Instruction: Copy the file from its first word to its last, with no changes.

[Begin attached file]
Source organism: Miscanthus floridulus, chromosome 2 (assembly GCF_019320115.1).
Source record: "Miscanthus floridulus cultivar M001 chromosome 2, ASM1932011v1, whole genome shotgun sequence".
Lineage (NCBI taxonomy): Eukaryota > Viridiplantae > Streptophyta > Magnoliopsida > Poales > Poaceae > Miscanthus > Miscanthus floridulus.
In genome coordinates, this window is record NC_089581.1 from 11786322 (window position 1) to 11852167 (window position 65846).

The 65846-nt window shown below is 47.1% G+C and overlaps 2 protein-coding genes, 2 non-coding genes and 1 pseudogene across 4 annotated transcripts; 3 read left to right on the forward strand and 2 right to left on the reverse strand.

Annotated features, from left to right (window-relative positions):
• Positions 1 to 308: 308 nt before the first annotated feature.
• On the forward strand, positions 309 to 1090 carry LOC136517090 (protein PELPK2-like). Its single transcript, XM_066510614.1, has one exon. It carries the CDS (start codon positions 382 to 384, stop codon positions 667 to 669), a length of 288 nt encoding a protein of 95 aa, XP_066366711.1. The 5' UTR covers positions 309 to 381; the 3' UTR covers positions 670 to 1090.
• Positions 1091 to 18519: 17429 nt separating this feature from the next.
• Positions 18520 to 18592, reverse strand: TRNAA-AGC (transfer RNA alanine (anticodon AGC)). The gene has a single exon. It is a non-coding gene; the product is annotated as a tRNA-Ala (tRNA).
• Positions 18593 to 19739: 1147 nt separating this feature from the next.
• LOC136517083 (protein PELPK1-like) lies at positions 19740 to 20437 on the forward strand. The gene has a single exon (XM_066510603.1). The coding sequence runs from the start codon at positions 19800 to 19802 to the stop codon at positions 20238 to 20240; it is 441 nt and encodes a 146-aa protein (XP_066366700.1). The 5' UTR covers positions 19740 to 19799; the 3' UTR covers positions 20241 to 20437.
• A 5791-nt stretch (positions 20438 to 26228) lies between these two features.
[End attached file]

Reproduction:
Source organism: Miscanthus floridulus, chromosome 2 (assembly GCF_019320115.1).
Source record: "Miscanthus floridulus cultivar M001 chromosome 2, ASM1932011v1, whole genome shotgun sequence".
Lineage (NCBI taxonomy): Eukaryota > Viridiplantae > Streptophyta > Magnoliopsida > Poales > Poaceae > Miscanthus > Miscanthus floridulus.
In genome coordinates, this window is record NC_089581.1 from 11786322 (window position 1) to 11852167 (window position 65846).

The 65846-nt window shown below is 47.1% G+C and overlaps 2 protein-coding genes, 2 non-coding genes and 1 pseudogene across 4 annotated transcripts; 3 read left to right on the forward strand and 2 right to left on the reverse strand.

Annotated features, from left to right (window-relative positions):
• Positions 1 to 308: 308 nt before the first annotated feature.
• On the forward strand, positions 309 to 1090 carry LOC136517090 (protein PELPK2-like). Its single transcript, XM_066510614.1, has one exon. It carries the CDS (start codon positions 382 to 384, stop codon positions 667 to 669), a length of 288 nt encoding a protein of 95 aa, XP_066366711.1. The 5' UTR covers positions 309 to 381; the 3' UTR covers positions 670 to 1090.
• Positions 1091 to 18519: 17429 nt separating this feature from the next.
• Positions 18520 to 18592, reverse strand: TRNAA-AGC (transfer RNA alanine (anticodon AGC)). The gene has a single exon. It is a non-coding gene; the product is annotated as a tRNA-Ala (tRNA).
• Positions 18593 to 19739: 1147 nt separating this feature from the next.
• LOC136517083 (protein PELPK1-like) lies at positions 19740 to 20437 on the forward strand. The gene has a single exon (XM_066510603.1). The coding sequence runs from the start codon at positions 19800 to 19802 to the stop codon at positions 20238 to 20240; it is 441 nt and encodes a 146-aa protein (XP_066366700.1). The 5' UTR covers positions 19740 to 19799; the 3' UTR covers positions 20241 to 20437.
• A 5791-nt stretch (positions 20438 to 26228) lies between these two features.